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The Best (and Worst) Exercise Equipment for Back Pain

If you suffer from chronic back pain or have a spine injury, you don’t have to give up your gym membership. Exercise can actually help with your back pain, as long as you are focusing on the correct muscles and using the right equipment.

If back pain is a concern, try out these types of equipment at the gym. Remember, if any type of exercise causes more back pain, stop doing that exercise immediately.

Elliptical Trainer

Elliptical machines are great for people with back pain or joint pain because they put very little stress on the back and other joints. Elliptical machines offer low-impact cardio workouts. Most elliptical machines also allow you to adjust the incline and resistance settings, so you can work on different muscle groups as well. However, you should still incorporate some weight-bearing exercises into your routine if you use an elliptical trainer.

Stationary Bikes

The benefit of stationary bikes is that there are two types to choose from, so you can select the type that is most comfortable for you. People with conditions like osteoarthritis or spinal stenosis often find that upright exercise bikes are more comfortable because they allow the user to lean forward, which may provide relief from back pain caused by these conditions. Recumbent exercise bikes may be more comfortable for people with lower back pain or degenerative disc disease because they have a backrest that provides more support than an upright bike.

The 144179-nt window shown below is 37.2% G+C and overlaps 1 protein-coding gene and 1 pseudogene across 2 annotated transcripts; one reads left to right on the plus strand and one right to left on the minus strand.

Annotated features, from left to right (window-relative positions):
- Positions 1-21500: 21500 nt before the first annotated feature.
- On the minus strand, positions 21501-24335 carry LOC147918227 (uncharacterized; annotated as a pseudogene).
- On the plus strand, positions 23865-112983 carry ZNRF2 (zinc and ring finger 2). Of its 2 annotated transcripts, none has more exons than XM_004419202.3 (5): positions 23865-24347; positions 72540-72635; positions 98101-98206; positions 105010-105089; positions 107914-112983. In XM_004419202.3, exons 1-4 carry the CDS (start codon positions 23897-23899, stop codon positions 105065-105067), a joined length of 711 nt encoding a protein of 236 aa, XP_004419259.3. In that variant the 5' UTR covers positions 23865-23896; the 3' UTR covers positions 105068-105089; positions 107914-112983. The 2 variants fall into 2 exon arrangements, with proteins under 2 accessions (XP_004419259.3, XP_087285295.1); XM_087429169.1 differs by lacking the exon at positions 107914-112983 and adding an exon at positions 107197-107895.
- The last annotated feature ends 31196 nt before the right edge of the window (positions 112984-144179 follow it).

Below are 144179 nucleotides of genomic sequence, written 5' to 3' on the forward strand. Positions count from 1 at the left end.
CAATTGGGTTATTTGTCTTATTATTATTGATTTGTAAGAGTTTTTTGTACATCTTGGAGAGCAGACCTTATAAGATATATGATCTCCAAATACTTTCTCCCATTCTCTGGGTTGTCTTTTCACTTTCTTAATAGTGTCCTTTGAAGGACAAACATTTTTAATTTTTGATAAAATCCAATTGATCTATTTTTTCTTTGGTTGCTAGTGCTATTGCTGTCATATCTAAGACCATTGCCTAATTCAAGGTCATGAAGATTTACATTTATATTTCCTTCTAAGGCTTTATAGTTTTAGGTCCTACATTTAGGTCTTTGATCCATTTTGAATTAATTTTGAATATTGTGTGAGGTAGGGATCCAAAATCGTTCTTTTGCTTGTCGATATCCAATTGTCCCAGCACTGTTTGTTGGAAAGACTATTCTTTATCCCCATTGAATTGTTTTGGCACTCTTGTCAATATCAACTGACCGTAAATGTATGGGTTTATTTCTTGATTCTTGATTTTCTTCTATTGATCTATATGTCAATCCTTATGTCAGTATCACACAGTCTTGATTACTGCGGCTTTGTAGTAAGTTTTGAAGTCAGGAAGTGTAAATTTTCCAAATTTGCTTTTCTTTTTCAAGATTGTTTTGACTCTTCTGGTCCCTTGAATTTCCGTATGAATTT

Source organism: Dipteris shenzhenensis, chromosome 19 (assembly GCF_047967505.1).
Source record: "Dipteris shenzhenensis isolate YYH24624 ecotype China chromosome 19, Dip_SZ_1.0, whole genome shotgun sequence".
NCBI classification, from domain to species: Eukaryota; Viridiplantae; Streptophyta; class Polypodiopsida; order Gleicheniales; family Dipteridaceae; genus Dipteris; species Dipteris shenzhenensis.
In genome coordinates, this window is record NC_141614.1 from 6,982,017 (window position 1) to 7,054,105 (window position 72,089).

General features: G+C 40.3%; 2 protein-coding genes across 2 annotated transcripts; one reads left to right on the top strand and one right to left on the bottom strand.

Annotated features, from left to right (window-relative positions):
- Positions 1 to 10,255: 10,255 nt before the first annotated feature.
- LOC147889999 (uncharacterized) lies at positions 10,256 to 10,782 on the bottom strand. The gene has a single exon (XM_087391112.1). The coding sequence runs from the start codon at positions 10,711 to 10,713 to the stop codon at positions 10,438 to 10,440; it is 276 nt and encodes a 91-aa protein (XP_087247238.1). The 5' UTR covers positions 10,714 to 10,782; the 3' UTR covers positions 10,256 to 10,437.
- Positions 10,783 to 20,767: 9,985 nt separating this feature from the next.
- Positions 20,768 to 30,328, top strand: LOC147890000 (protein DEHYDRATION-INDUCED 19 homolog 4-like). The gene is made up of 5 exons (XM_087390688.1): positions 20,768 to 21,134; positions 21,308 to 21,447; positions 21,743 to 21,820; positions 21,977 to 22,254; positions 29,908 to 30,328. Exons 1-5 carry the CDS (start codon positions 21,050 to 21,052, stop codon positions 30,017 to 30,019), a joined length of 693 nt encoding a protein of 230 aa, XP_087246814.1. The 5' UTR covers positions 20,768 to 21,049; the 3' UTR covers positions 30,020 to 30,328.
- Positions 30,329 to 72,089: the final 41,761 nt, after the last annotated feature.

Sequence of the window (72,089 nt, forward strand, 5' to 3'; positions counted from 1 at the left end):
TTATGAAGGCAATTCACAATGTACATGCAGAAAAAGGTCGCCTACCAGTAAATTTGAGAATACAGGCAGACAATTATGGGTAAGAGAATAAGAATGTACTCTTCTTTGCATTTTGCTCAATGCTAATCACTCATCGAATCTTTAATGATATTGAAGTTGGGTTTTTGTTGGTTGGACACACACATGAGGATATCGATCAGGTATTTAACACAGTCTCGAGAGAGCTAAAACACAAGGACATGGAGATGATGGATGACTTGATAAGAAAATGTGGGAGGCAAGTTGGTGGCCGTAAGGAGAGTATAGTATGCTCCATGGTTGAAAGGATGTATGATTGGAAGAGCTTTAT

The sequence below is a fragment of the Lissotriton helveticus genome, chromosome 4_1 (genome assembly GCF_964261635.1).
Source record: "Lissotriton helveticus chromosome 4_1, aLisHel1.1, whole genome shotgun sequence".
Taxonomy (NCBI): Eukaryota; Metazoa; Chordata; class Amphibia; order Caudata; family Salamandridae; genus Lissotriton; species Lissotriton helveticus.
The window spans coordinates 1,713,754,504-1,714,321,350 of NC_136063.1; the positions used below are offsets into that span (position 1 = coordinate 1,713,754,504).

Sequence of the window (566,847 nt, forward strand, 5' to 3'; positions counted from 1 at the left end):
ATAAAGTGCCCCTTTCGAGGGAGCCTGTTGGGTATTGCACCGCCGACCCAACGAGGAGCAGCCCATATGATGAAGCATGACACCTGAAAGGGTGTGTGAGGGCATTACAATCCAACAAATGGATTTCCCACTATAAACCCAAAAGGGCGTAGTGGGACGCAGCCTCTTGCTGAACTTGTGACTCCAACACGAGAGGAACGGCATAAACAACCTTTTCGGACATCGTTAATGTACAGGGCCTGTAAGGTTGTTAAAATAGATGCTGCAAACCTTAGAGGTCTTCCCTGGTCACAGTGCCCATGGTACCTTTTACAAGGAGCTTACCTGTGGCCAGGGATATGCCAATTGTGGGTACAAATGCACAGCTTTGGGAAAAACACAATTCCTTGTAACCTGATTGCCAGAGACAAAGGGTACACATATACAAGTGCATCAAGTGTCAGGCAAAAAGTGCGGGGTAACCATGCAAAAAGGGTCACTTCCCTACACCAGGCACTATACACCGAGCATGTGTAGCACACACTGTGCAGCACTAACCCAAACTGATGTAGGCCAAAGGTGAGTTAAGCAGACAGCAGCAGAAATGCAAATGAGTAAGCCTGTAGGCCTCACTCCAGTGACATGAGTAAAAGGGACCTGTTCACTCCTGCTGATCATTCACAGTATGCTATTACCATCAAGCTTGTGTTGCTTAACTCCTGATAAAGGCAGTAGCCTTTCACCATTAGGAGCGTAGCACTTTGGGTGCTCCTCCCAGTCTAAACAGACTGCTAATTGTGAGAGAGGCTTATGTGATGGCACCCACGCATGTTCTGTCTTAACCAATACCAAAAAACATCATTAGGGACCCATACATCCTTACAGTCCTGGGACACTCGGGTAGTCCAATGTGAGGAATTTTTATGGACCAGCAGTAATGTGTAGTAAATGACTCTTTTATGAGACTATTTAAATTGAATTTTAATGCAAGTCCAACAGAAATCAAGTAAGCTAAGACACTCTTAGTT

Stationary bikes provide a great aerobic workout and strengthen the lower body with little to no impact. However, because stationary bikes do not involve the upper body, you’ll want to make sure you also do exercises that work the upper body as well.


The treadmill can be good for people who are just getting back into exercising or are out of shape. You can change the settings like speed and incline to meet your needs and gradually work your way up to a more challenging workout. Treadmills provide a low-impact form of aerobic activity, and they may be easier to navigate than walking on a track or sidewalk, because you don’t have to worry about an uneven surface.

Weight Machines

Weight machines can be very helpful with upper body exercises, especially if you are using a stationary bike or other types of equipment that only work the lower body. Weight machines allow you to easily adjust the weight you are lifting. They also don’t require you to bend to lift the weight, as most free weights would, so it may be easier on your back.

Avoid These Machines

These machines can do more harm than good if you have back problems, so it’s best to avoid them.

Lying Leg Press

Although this machine is meant to work your legs, your lower back takes on a lot of the stress from lifting the weight. This causes the lower back to flex, which could put you at risk for a herniated disc or exacerbate other lower back problems.

Hip Abductor

Hip abductors can strain the spine as you work to squeeze them together or pull them apart while using the machine. If you want to work on your legs, you’re much better off using an elliptical machine, stationary bike, or treadmill.

Loaded Standing Calf Raise

This machine is intended to work your calves, but the weight rests on your shoulders during the workout. While it may make regular calf raises more challenging, having all of that weight on your shoulders puts too much stress on your spine.

When in doubt about an exercise machine, always check with your doctor first. If one type of machine doesn’t work for you, don’t get discouraged–there are plenty of others to try. Once you find the right exercise, you should benefit with less back pain.